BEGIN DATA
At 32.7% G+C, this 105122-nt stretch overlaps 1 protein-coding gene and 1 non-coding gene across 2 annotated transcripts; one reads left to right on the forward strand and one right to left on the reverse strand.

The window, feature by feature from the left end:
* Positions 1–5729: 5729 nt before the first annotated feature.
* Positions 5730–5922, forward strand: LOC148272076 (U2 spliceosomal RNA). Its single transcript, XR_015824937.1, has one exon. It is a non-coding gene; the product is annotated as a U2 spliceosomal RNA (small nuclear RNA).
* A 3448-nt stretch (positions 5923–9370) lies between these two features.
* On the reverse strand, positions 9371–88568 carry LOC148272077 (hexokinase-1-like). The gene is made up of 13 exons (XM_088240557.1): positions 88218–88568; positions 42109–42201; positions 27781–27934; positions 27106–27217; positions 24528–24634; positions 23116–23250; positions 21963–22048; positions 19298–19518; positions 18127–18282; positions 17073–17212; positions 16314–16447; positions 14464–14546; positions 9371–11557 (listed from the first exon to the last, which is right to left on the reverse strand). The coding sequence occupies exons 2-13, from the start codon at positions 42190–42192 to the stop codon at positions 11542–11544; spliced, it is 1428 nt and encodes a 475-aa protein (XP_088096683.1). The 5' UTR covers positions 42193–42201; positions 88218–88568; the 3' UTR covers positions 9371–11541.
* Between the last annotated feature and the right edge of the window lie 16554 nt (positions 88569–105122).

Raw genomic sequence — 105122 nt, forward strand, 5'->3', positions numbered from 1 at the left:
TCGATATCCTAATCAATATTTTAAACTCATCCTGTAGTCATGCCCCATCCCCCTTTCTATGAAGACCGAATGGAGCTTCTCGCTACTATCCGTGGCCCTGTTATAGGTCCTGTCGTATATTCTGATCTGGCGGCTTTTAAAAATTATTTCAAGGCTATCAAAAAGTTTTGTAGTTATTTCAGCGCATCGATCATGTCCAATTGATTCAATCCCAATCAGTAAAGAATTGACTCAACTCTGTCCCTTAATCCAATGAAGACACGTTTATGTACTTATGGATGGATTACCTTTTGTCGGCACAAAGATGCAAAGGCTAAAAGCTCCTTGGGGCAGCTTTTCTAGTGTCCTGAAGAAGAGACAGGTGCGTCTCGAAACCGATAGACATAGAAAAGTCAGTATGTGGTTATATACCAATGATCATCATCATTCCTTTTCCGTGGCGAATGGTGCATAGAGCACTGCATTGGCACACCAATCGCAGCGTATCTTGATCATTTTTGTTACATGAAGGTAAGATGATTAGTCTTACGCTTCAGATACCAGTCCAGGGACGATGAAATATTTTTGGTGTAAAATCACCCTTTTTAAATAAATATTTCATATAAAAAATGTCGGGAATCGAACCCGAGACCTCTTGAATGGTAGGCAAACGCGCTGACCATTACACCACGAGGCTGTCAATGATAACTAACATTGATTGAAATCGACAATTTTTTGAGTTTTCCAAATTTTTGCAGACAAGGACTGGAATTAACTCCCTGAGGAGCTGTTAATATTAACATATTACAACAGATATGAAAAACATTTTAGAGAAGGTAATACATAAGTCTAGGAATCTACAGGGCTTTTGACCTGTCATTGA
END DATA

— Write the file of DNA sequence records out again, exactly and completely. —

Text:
At 32.7% G+C, this 105122-nt stretch overlaps 1 protein-coding gene and 1 non-coding gene across 2 annotated transcripts; one reads left to right on the forward strand and one right to left on the reverse strand.

The window, feature by feature from the left end:
* Positions 1–5729: 5729 nt before the first annotated feature.
* Positions 5730–5922, forward strand: LOC148272076 (U2 spliceosomal RNA). Its single transcript, XR_015824937.1, has one exon. It is a non-coding gene; the product is annotated as a U2 spliceosomal RNA (small nuclear RNA).
* A 3448-nt stretch (positions 5923–9370) lies between these two features.
* On the reverse strand, positions 9371–88568 carry LOC148272077 (hexokinase-1-like). The gene is made up of 13 exons (XM_088240557.1): positions 88218–88568; positions 42109–42201; positions 27781–27934; positions 27106–27217; positions 24528–24634; positions 23116–23250; positions 21963–22048; positions 19298–19518; positions 18127–18282; positions 17073–17212; positions 16314–16447; positions 14464–14546; positions 9371–11557 (listed from the first exon to the last, which is right to left on the reverse strand). The coding sequence occupies exons 2-13, from the start codon at positions 42190–42192 to the stop codon at positions 11542–11544; spliced, it is 1428 nt and encodes a 475-aa protein (XP_088096683.1). The 5' UTR covers positions 42193–42201; positions 88218–88568; the 3' UTR covers positions 9371–11541.
* Between the last annotated feature and the right edge of the window lie 16554 nt (positions 88569–105122).

Raw genomic sequence — 105122 nt, forward strand, 5'->3', positions numbered from 1 at the left:
TCGATATCCTAATCAATATTTTAAACTCATCCTGTAGTCATGCCCCATCCCCCTTTCTATGAAGACCGAATGGAGCTTCTCGCTACTATCCGTGGCCCTGTTATAGGTCCTGTCGTATATTCTGATCTGGCGGCTTTTAAAAATTATTTCAAGGCTATCAAAAAGTTTTGTAGTTATTTCAGCGCATCGATCATGTCCAATTGATTCAATCCCAATCAGTAAAGAATTGACTCAACTCTGTCCCTTAATCCAATGAAGACACGTTTATGTACTTATGGATGGATTACCTTTTGTCGGCACAAAGATGCAAAGGCTAAAAGCTCCTTGGGGCAGCTTTTCTAGTGTCCTGAAGAAGAGACAGGTGCGTCTCGAAACCGATAGACATAGAAAAGTCAGTATGTGGTTATATACCAATGATCATCATCATTCCTTTTCCGTGGCGAATGGTGCATAGAGCACTGCATTGGCACACCAATCGCAGCGTATCTTGATCATTTTTGTTACATGAAGGTAAGATGATTAGTCTTACGCTTCAGATACCAGTCCAGGGACGATGAAATATTTTTGGTGTAAAATCACCCTTTTTAAATAAATATTTCATATAAAAAATGTCGGGAATCGAACCCGAGACCTCTTGAATGGTAGGCAAACGCGCTGACCATTACACCACGAGGCTGTCAATGATAACTAACATTGATTGAAATCGACAATTTTTTGAGTTTTCCAAATTTTTGCAGACAAGGACTGGAATTAACTCCCTGAGGAGCTGTTAATATTAACATATTACAACAGATATGAAAAACATTTTAGAGAAGGTAATACATAAGTCTAGGAATCTACAGGGCTTTTGACCTGTCATTGA